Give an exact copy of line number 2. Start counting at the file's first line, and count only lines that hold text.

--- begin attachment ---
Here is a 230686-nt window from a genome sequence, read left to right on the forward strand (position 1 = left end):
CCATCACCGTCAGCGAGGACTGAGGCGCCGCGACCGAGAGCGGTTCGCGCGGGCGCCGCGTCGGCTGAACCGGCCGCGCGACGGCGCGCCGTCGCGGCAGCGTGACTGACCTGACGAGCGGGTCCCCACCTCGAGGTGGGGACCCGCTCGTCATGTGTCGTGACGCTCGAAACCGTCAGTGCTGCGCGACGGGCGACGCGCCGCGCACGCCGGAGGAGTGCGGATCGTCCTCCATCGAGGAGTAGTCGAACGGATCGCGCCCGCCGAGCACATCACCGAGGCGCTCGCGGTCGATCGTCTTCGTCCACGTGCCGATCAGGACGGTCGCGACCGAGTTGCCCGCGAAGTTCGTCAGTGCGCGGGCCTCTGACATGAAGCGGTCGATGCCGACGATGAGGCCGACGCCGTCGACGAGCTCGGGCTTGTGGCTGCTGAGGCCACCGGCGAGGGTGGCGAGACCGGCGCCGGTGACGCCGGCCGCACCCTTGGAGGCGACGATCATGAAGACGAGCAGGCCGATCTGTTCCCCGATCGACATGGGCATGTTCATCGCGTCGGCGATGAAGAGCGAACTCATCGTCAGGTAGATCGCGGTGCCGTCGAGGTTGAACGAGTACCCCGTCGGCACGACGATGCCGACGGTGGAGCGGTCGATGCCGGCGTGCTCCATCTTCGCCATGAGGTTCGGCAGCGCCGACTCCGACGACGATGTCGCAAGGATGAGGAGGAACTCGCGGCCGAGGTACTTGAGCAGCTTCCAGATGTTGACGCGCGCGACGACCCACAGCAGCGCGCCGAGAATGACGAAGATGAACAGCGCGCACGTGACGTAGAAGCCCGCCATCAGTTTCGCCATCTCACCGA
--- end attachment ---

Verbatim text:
CCATCACCGTCAGCGAGGACTGAGGCGCCGCGACCGAGAGCGGTTCGCGCGGGCGCCGCGTCGGCTGAACCGGCCGCGCGACGGCGCGCCGTCGCGGCAGCGTGACTGACCTGACGAGCGGGTCCCCACCTCGAGGTGGGGACCCGCTCGTCATGTGTCGTGACGCTCGAAACCGTCAGTGCTGCGCGACGGGCGACGCGCCGCGCACGCCGGAGGAGTGCGGATCGTCCTCCATCGAGGAGTAGTCGAACGGATCGCGCCCGCCGAGCACATCACCGAGGCGCTCGCGGTCGATCGTCTTCGTCCACGTGCCGATCAGGACGGTCGCGACCGAGTTGCCCGCGAAGTTCGTCAGTGCGCGGGCCTCTGACATGAAGCGGTCGATGCCGACGATGAGGCCGACGCCGTCGACGAGCTCGGGCTTGTGGCTGCTGAGGCCACCGGCGAGGGTGGCGAGACCGGCGCCGGTGACGCCGGCCGCACCCTTGGAGGCGACGATCATGAAGACGAGCAGGCCGATCTGTTCCCCGATCGACATGGGCATGTTCATCGCGTCGGCGATGAAGAGCGAACTCATCGTCAGGTAGATCGCGGTGCCGTCGAGGTTGAACGAGTACCCCGTCGGCACGACGATGCCGACGGTGGAGCGGTCGATGCCGGCGTGCTCCATCTTCGCCATGAGGTTCGGCAGCGCCGACTCCGACGACGATGTCGCAAGGATGAGGAGGAACTCGCGGCCGAGGTACTTGAGCAGCTTCCAGATGTTGACGCGCGCGACGACCCACAGCAGCGCGCCGAGAATGACGAAGATGAACAGCGCGCACGTGACGTAGAAGCCCGCCATCAGTTTCGCCATCTCACCGA